I pushed open the door to the sounds of a Venetian blind clacking against plate glass and a bell at the top of the frame jingling my arrival. I glanced down to my right to see a corpulent African-American preacher delivering a bombastic sermon on a black-and-white TV without any sound. His shirt was open at the collar and beads of perspiration were dripping from his brow into his eyes. A twinge of tension fluttered across my lower abdomen.
The whitewashed room was divided down the center by back-to-back bookshelves. Perched atop the divider were a dozen or so styled wigs offered for sale to clients who obviously did not share my gender. I realized the business catered to African-American women. Decision time: I could retreat back out the door and hope the proprietor would not be offended. But I had a thought that there was something in that place for me. Besides, I needed a haircut. I walked around the divider to three weathered lime-green salon chairs against the back wall. The counter behind them had a sparse array of hair products, probably created for women of color.
It dawned on me that I hadn’t yet seen the barber.
I was startled when a demure, middle-aged, African-American woman rose slowly from a folding chair in a corner with an open Bible in her left hand. She was dressed simply and with a wig much less flattering than the ones for sale.
“Would you like a haircut?” she asked.
“Why, yes I would,” I responded, telling myself that everything would be fine — maybe. She pulled her Bible’s fabric bookmark into place, then closed it and placed the text in a cubby beneath the wigs.
“How about right here?” she asked, motioning to the center chair. She moved to the front of the shop and turned up the volume on the preacher. His deep, raspy voice was as gruff as I had imagined. Ministers who channel an angry God make me uncomfortable. I vowed to engage my barber in conversation to avoid the distraction.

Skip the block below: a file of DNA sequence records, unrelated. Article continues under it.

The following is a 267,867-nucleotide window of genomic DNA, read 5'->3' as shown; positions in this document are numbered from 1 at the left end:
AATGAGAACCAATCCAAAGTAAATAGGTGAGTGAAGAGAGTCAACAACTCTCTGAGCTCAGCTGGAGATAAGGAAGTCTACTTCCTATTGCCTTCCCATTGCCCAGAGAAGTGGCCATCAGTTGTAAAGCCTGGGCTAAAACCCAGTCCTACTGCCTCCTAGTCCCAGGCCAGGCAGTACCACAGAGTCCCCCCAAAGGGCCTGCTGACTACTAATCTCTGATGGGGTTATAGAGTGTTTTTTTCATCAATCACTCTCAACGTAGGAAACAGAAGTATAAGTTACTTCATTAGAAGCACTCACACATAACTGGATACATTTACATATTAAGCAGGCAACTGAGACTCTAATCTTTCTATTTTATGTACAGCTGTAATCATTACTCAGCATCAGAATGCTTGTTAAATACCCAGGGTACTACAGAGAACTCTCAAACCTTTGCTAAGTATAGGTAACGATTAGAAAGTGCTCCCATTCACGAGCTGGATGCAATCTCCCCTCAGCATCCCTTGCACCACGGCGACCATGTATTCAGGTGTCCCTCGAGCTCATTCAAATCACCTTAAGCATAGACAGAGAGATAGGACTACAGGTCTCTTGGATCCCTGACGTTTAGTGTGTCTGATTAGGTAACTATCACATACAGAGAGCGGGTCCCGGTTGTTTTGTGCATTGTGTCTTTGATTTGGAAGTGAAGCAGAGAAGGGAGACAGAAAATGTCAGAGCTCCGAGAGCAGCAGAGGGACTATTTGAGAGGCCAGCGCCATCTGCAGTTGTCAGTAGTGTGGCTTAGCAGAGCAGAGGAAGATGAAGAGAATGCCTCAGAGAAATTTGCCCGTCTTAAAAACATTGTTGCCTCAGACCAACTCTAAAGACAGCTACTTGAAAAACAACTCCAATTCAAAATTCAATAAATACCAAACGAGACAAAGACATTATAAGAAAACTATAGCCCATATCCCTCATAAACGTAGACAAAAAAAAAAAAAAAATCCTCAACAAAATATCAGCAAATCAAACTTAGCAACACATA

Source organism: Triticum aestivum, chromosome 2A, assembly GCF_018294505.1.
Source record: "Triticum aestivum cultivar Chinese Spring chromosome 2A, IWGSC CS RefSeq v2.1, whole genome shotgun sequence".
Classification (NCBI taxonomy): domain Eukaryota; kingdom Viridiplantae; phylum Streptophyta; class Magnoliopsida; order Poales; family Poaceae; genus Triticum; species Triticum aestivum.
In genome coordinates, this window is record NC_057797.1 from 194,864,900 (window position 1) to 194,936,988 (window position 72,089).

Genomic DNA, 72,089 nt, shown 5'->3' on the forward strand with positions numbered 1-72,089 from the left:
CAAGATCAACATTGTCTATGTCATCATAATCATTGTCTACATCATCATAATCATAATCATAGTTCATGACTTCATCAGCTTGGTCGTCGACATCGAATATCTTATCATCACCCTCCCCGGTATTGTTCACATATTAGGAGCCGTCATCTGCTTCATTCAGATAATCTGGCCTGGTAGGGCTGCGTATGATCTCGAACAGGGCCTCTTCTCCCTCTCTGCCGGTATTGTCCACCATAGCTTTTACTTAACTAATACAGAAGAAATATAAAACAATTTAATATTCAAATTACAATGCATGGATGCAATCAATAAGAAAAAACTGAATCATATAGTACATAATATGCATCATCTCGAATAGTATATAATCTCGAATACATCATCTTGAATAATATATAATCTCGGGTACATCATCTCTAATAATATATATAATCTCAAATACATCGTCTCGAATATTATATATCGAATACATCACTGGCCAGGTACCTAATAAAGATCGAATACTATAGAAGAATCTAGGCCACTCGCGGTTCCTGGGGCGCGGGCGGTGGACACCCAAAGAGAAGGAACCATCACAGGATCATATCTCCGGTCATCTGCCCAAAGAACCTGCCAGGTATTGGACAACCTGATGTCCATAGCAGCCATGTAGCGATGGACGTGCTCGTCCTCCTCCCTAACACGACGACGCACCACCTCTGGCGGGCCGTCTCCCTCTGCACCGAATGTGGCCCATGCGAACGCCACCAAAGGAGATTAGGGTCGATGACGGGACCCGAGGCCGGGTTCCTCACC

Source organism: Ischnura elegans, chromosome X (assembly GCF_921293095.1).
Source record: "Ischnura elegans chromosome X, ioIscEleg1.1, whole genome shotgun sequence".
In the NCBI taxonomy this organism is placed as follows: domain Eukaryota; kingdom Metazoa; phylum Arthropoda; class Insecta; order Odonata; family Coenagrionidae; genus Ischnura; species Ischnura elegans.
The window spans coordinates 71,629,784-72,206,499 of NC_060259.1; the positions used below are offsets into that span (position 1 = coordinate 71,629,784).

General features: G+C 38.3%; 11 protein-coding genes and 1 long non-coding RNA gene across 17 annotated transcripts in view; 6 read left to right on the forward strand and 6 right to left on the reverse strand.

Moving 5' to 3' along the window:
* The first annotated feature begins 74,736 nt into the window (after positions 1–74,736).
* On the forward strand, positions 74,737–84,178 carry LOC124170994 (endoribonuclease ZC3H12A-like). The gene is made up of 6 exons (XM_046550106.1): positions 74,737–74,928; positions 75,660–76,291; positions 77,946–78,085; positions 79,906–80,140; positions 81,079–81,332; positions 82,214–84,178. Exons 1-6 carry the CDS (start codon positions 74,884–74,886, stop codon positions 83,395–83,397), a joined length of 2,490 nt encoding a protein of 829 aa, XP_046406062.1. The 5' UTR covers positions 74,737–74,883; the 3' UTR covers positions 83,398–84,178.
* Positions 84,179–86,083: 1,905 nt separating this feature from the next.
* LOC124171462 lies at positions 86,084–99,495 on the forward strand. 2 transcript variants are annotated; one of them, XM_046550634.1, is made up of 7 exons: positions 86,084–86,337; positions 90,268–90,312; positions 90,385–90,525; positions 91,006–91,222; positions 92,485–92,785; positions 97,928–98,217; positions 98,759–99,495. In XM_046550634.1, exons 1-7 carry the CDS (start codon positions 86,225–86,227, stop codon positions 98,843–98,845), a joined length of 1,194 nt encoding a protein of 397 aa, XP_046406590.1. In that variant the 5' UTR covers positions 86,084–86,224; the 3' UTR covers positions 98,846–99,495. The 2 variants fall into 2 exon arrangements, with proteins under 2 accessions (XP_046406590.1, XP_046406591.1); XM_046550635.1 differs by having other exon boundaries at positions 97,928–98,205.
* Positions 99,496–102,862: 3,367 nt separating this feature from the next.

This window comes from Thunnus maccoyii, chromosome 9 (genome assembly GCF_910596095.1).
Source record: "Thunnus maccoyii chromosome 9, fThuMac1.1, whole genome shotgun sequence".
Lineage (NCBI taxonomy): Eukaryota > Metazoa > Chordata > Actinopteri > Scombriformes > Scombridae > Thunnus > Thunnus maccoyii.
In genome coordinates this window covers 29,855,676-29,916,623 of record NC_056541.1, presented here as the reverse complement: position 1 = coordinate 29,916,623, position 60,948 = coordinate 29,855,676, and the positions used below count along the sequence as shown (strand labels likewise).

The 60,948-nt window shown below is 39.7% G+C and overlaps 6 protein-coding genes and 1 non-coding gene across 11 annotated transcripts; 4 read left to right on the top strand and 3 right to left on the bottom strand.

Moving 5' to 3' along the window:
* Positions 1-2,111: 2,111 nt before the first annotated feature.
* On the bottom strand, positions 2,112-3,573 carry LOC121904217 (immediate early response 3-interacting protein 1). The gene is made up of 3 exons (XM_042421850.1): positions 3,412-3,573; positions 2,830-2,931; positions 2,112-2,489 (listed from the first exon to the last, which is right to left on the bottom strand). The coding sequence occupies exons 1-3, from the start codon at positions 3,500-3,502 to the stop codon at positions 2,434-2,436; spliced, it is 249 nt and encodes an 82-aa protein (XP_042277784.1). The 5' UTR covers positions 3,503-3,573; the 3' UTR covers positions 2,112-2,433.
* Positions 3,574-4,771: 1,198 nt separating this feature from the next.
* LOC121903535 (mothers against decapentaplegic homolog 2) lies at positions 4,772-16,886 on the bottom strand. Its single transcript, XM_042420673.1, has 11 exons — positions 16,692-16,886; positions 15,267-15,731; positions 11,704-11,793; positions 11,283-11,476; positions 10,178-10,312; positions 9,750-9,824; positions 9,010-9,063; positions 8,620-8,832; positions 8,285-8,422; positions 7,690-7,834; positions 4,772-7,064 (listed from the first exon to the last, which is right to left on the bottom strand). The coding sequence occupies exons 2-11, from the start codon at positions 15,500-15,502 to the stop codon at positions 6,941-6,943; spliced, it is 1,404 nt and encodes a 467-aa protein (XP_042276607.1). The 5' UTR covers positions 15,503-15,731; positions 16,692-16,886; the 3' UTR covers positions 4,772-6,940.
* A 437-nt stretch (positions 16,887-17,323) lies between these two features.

“How would you like your hair cut?” she asked.
“Number 1 on the sides and 4 on top,” I said, deciding to keep it simple. While the clippers whirred behind my left ear, I asked her how long she had worked there.
“I opened this place six months ago,” she said.
“Not long, then. How’s it going?” I asked.
“Can’t complain,” she answered. “What kind of work do you do?”
“I’m a licensed professional counselor.”
“I’ll bet that’s rewarding,” she said. “Do you work with any particular groups?” I couldn’t say gays and lesbians. That was TMI for my first haircut and for the situation. I heard the preacher growling about sinners who “do whatever they want, whenever they want, no matter what the scripture teaches.”
“I specialize in trauma and PTSD,” I said, mindful of the irony in the moment.
“You have children? You married?” she asked. These are routine questions in casual conversation, and although our chat had been very casual, there was nothing routine about the circumstances. The tension in my stomach quivered again.
The preacher was shouting, “You can run, my friends, but you CAN-NOT hide! Lay DOWN your will and your life! BEG his forgiveness!” By that time I was in full-freak. I had to answer her questions. I chose to be honest.
“Yes, I have a son and a daughter — both grown — and I have a partner. I’m gay.” I braced for her response.
“I see ... ” That was it. Nothing more. Silence lingered like smoke trapped in a test tube. “Can I ask you a question?” she asked. I could tell she was opening a door.